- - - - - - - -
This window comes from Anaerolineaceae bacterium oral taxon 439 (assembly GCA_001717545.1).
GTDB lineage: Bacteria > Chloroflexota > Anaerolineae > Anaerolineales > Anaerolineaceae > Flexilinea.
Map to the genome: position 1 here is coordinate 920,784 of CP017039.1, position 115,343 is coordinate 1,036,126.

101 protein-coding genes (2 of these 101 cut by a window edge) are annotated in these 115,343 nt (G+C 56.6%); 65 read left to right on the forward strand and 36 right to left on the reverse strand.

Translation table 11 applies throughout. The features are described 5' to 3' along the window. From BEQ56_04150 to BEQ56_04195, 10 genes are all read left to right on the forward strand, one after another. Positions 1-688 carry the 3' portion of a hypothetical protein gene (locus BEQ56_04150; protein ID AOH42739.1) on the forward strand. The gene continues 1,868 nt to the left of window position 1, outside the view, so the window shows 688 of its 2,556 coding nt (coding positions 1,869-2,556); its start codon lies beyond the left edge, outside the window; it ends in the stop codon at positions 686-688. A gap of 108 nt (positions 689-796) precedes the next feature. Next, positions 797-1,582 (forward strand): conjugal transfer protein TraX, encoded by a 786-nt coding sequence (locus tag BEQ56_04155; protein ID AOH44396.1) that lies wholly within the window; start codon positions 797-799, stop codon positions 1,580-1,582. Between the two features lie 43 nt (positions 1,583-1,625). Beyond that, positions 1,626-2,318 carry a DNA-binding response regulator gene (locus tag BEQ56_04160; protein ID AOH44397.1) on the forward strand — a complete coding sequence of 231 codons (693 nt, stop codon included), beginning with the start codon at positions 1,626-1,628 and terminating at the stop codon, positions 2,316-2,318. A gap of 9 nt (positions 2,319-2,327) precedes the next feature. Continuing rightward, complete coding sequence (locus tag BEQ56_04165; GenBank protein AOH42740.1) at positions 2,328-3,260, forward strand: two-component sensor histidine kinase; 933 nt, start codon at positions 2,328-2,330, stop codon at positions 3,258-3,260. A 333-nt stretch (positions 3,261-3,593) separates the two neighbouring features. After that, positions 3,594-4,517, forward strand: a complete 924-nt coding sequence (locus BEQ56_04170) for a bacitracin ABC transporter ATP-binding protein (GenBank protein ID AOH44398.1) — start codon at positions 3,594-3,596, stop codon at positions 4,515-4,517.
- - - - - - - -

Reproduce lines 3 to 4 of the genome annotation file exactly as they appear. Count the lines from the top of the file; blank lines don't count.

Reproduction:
Map to the genome: position 1 here is coordinate 920,784 of CP017039.1, position 115,343 is coordinate 1,036,126.

101 protein-coding genes (2 of these 101 cut by a window edge) are annotated in these 115,343 nt (G+C 56.6%); 65 read left to right on the forward strand and 36 right to left on the reverse strand.